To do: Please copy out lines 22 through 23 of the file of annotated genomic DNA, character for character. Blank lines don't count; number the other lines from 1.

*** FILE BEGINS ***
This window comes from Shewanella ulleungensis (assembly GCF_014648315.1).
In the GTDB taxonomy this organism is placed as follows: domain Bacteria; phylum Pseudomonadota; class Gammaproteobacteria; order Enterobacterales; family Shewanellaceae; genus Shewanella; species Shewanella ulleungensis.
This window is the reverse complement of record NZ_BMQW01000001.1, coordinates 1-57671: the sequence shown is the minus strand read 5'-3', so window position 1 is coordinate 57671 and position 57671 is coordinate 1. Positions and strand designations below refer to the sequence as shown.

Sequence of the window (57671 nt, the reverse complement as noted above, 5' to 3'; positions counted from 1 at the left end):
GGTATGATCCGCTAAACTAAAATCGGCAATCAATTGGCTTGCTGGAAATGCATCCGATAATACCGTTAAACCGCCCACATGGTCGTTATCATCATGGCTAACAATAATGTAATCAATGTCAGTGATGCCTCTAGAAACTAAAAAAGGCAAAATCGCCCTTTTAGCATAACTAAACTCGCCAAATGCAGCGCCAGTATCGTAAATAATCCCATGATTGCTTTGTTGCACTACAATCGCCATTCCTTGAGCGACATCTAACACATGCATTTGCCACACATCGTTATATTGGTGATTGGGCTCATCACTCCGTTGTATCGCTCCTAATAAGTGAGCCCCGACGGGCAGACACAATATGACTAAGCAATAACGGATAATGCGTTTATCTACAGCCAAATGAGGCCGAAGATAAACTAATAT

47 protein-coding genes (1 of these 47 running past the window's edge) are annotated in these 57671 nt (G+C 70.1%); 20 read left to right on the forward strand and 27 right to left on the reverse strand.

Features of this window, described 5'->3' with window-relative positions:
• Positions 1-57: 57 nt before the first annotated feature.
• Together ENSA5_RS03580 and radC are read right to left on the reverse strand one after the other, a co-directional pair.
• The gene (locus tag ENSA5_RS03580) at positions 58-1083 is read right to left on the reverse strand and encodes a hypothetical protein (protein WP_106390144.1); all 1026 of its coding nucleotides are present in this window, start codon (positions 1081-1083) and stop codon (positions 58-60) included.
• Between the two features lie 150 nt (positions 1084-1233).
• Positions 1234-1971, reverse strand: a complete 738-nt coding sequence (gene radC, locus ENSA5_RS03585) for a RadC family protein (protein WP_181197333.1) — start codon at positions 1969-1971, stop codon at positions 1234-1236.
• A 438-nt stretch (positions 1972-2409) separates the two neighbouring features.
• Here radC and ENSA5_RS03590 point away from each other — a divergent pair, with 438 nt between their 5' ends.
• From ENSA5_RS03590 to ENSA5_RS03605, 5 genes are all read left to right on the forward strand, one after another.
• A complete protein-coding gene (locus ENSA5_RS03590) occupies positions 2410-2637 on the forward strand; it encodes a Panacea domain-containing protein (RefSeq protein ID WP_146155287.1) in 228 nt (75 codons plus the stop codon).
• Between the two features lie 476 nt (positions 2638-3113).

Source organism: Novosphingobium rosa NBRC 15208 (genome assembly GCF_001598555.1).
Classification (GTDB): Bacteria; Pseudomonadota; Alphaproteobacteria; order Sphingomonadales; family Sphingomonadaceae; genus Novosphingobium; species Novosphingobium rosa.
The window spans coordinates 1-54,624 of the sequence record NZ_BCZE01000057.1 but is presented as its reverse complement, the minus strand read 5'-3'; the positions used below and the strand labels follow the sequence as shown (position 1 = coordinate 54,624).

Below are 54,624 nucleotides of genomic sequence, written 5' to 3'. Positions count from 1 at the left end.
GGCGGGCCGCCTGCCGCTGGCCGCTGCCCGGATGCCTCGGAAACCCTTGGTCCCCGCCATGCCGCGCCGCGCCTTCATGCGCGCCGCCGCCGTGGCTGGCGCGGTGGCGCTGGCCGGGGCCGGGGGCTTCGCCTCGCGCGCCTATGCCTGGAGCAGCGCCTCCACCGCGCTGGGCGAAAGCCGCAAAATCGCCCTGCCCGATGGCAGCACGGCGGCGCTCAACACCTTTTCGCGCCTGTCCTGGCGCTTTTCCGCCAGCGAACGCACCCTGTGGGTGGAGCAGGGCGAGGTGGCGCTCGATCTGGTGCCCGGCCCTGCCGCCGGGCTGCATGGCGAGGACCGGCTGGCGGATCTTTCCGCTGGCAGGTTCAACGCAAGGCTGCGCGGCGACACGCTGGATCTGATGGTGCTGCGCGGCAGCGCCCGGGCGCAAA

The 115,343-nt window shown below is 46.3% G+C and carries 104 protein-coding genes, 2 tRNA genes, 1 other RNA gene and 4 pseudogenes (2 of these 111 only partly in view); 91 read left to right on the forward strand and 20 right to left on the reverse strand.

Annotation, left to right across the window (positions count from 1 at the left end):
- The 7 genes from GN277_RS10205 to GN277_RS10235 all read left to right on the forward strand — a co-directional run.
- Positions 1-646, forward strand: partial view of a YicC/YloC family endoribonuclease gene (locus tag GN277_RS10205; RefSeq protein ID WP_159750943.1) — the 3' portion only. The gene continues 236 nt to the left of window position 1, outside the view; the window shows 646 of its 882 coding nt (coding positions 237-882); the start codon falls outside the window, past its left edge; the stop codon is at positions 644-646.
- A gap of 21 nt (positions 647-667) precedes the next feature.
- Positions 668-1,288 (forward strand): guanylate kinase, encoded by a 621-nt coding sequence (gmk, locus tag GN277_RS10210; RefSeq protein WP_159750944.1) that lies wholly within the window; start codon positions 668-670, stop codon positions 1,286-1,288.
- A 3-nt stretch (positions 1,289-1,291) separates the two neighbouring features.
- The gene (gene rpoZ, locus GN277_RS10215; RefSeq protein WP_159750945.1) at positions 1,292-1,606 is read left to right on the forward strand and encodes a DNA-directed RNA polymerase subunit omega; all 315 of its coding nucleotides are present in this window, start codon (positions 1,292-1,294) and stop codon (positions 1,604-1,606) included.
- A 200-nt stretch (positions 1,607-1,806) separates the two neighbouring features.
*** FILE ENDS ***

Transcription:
GGCGGGCCGCCTGCCGCTGGCCGCTGCCCGGATGCCTCGGAAACCCTTGGTCCCCGCCATGCCGCGCCGCGCCTTCATGCGCGCCGCCGCCGTGGCTGGCGCGGTGGCGCTGGCCGGGGCCGGGGGCTTCGCCTCGCGCGCCTATGCCTGGAGCAGCGCCTCCACCGCGCTGGGCGAAAGCCGCAAAATCGCCCTGCCCGATGGCAGCACGGCGGCGCTCAACACCTTTTCGCGCCTGTCCTGGCGCTTTTCCGCCAGCGAACGCACCCTGTGGGTGGAGCAGGGCGAGGTGGCGCTCGATCTGGTGCCCGGCCCTGCCGCCGGGCTGCATGGCGAGGACCGGCTGGCGGATCTTTCCGCTGGCAGGTTCAACGCAAGGCTGCGCGGCGACACGCTGGATCTGATGGTGCTGCGCGGCAGCGCCCGGGCGCAAA

The 115,343-nt window shown below is 46.3% G+C and carries 104 protein-coding genes, 2 tRNA genes, 1 other RNA gene and 4 pseudogenes (2 of these 111 only partly in view); 91 read left to right on the forward strand and 20 right to left on the reverse strand.